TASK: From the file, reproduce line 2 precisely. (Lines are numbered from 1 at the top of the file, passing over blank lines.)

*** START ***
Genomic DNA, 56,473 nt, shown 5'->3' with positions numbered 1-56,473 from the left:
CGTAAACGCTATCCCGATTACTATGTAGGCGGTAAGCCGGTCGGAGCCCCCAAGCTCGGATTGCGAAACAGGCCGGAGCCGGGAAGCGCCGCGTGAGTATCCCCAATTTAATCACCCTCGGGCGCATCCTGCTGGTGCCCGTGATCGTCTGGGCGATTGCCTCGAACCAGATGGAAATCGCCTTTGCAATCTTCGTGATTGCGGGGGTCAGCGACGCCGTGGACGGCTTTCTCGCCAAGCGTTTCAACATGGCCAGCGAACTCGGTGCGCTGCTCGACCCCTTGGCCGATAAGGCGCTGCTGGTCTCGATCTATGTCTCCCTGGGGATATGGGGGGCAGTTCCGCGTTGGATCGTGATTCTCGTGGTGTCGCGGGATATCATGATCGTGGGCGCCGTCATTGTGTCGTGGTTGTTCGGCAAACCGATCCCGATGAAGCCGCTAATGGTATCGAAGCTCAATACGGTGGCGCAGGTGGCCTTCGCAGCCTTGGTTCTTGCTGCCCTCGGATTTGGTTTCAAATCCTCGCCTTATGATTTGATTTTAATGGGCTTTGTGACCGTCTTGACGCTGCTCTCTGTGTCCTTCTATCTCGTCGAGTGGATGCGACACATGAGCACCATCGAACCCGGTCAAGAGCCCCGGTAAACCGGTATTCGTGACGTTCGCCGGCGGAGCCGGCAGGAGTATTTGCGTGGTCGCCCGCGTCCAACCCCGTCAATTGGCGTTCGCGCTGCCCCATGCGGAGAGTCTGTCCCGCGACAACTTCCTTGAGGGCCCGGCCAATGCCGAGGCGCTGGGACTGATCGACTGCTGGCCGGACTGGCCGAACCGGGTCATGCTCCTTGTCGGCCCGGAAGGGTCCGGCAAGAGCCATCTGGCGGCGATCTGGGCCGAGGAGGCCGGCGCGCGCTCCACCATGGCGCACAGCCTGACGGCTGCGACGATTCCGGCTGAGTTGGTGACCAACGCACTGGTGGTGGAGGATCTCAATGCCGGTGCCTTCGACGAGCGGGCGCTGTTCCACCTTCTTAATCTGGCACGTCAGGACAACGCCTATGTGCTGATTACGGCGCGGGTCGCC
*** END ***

CGTAAACGCTATCCCGATTACTATGTAGGCGGTAAGCCGGTCGGAGCCCCCAAGCTCGGATTGCGAAACAGGCCGGAGCCGGGAAGCGCCGCGTGAGTATCCCCAATTTAATCACCCTCGGGCGCATCCTGCTGGTGCCCGTGATCGTCTGGGCGATTGCCTCGAACCAGATGGAAATCGCCTTTGCAATCTTCGTGATTGCGGGGGTCAGCGACGCCGTGGACGGCTTTCTCGCCAAGCGTTTCAACATGGCCAGCGAACTCGGTGCGCTGCTCGACCCCTTGGCCGATAAGGCGCTGCTGGTCTCGATCTATGTCTCCCTGGGGATATGGGGGGCAGTTCCGCGTTGGATCGTGATTCTCGTGGTGTCGCGGGATATCATGATCGTGGGCGCCGTCATTGTGTCGTGGTTGTTCGGCAAACCGATCCCGATGAAGCCGCTAATGGTATCGAAGCTCAATACGGTGGCGCAGGTGGCCTTCGCAGCCTTGGTTCTTGCTGCCCTCGGATTTGGTTTCAAATCCTCGCCTTATGATTTGATTTTAATGGGCTTTGTGACCGTCTTGACGCTGCTCTCTGTGTCCTTCTATCTCGTCGAGTGGATGCGACACATGAGCACCATCGAACCCGGTCAAGAGCCCCGGTAAACCGGTATTCGTGACGTTCGCCGGCGGAGCCGGCAGGAGTATTTGCGTGGTCGCCCGCGTCCAACCCCGTCAATTGGCGTTCGCGCTGCCCCATGCGGAGAGTCTGTCCCGCGACAACTTCCTTGAGGGCCCGGCCAATGCCGAGGCGCTGGGACTGATCGACTGCTGGCCGGACTGGCCGAACCGGGTCATGCTCCTTGTCGGCCCGGAAGGGTCCGGCAAGAGCCATCTGGCGGCGATCTGGGCCGAGGAGGCCGGCGCGCGCTCCACCATGGCGCACAGCCTGACGGCTGCGACGATTCCGGCTGAGTTGGTGACCAACGCACTGGTGGTGGAGGATCTCAATGCCGGTGCCTTCGACGAGCGGGCGCTGTTCCACCTTCTTAATCTGGCACGTCAGGACAACGCCTATGTGCTGATTACGGCGCGGGTCGCC